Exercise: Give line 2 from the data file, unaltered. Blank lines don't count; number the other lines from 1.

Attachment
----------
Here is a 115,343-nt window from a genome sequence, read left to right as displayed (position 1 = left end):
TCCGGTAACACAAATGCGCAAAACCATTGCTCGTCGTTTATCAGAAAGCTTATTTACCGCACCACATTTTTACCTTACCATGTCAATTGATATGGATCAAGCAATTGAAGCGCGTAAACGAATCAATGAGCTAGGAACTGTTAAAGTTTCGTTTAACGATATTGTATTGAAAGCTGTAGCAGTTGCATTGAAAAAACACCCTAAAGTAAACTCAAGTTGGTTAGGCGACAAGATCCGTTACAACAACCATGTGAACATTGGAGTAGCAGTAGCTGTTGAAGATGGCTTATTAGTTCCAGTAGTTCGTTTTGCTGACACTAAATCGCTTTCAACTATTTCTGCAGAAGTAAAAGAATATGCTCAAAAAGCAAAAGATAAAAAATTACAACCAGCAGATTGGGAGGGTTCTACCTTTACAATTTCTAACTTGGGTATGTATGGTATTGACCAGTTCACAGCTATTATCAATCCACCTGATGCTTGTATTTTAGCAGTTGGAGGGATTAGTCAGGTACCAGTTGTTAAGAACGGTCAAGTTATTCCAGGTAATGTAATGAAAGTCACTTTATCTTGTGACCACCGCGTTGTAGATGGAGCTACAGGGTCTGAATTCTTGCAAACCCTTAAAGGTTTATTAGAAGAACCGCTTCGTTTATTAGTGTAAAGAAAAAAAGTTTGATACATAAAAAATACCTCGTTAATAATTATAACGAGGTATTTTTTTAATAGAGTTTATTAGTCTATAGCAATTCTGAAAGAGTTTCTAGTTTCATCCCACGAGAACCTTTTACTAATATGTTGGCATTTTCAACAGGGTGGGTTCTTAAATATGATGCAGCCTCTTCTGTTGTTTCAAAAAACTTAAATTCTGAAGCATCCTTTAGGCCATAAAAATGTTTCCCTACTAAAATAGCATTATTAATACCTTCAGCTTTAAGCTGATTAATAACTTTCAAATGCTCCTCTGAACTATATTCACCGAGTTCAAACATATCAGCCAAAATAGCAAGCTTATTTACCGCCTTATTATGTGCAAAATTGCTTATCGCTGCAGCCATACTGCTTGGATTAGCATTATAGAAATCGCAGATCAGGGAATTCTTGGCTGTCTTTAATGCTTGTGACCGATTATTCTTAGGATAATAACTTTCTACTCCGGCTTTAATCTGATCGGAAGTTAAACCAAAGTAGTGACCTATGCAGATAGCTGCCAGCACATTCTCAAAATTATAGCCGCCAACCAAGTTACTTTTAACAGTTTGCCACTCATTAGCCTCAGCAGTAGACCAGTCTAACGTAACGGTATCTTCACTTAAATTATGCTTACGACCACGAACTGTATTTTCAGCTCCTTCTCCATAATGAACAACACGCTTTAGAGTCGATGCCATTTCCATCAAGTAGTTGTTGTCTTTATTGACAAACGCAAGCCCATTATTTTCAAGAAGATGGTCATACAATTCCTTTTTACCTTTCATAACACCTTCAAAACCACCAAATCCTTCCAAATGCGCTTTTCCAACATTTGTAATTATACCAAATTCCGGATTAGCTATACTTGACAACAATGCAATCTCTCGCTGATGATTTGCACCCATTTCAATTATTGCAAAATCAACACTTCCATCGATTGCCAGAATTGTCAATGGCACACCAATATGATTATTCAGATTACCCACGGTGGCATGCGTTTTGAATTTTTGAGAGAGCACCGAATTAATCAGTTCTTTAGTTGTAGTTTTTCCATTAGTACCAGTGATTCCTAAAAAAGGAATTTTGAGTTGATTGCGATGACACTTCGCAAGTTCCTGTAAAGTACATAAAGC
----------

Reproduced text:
TCCGGTAACACAAATGCGCAAAACCATTGCTCGTCGTTTATCAGAAAGCTTATTTACCGCACCACATTTTTACCTTACCATGTCAATTGATATGGATCAAGCAATTGAAGCGCGTAAACGAATCAATGAGCTAGGAACTGTTAAAGTTTCGTTTAACGATATTGTATTGAAAGCTGTAGCAGTTGCATTGAAAAAACACCCTAAAGTAAACTCAAGTTGGTTAGGCGACAAGATCCGTTACAACAACCATGTGAACATTGGAGTAGCAGTAGCTGTTGAAGATGGCTTATTAGTTCCAGTAGTTCGTTTTGCTGACACTAAATCGCTTTCAACTATTTCTGCAGAAGTAAAAGAATATGCTCAAAAAGCAAAAGATAAAAAATTACAACCAGCAGATTGGGAGGGTTCTACCTTTACAATTTCTAACTTGGGTATGTATGGTATTGACCAGTTCACAGCTATTATCAATCCACCTGATGCTTGTATTTTAGCAGTTGGAGGGATTAGTCAGGTACCAGTTGTTAAGAACGGTCAAGTTATTCCAGGTAATGTAATGAAAGTCACTTTATCTTGTGACCACCGCGTTGTAGATGGAGCTACAGGGTCTGAATTCTTGCAAACCCTTAAAGGTTTATTAGAAGAACCGCTTCGTTTATTAGTGTAAAGAAAAAAAGTTTGATACATAAAAAATACCTCGTTAATAATTATAACGAGGTATTTTTTTAATAGAGTTTATTAGTCTATAGCAATTCTGAAAGAGTTTCTAGTTTCATCCCACGAGAACCTTTTACTAATATGTTGGCATTTTCAACAGGGTGGGTTCTTAAATATGATGCAGCCTCTTCTGTTGTTTCAAAAAACTTAAATTCTGAAGCATCCTTTAGGCCATAAAAATGTTTCCCTACTAAAATAGCATTATTAATACCTTCAGCTTTAAGCTGATTAATAACTTTCAAATGCTCCTCTGAACTATATTCACCGAGTTCAAACATATCAGCCAAAATAGCAAGCTTATTTACCGCCTTATTATGTGCAAAATTGCTTATCGCTGCAGCCATACTGCTTGGATTAGCATTATAGAAATCGCAGATCAGGGAATTCTTGGCTGTCTTTAATGCTTGTGACCGATTATTCTTAGGATAATAACTTTCTACTCCGGCTTTAATCTGATCGGAAGTTAAACCAAAGTAGTGACCTATGCAGATAGCTGCCAGCACATTCTCAAAATTATAGCCGCCAACCAAGTTACTTTTAACAGTTTGCCACTCATTAGCCTCAGCAGTAGACCAGTCTAACGTAACGGTATCTTCACTTAAATTATGCTTACGACCACGAACTGTATTTTCAGCTCCTTCTCCATAATGAACAACACGCTTTAGAGTCGATGCCATTTCCATCAAGTAGTTGTTGTCTTTATTGACAAACGCAAGCCCATTATTTTCAAGAAGATGGTCATACAATTCCTTTTTACCTTTCATAACACCTTCAAAACCACCAAATCCTTCCAAATGCGCTTTTCCAACATTTGTAATTATACCAAATTCCGGATTAGCTATACTTGACAACAATGCAATCTCTCGCTGATGATTTGCACCCATTTCAATTATTGCAAAATCAACACTTCCATCGATTGCCAGAATTGTCAATGGCACACCAATATGATTATTCAGATTACCCACGGTGGCATGCGTTTTGAATTTTTGAGAGAGCACCGAATTAATCAGTTCTTTAGTTGTAGTTTTTCCATTAGTACCAGTGATTCCTAAAAAAGGAATTTTGAGTTGATTGCGATGACACTTCGCAAGTTCCTGTAAAGTACATAAAGC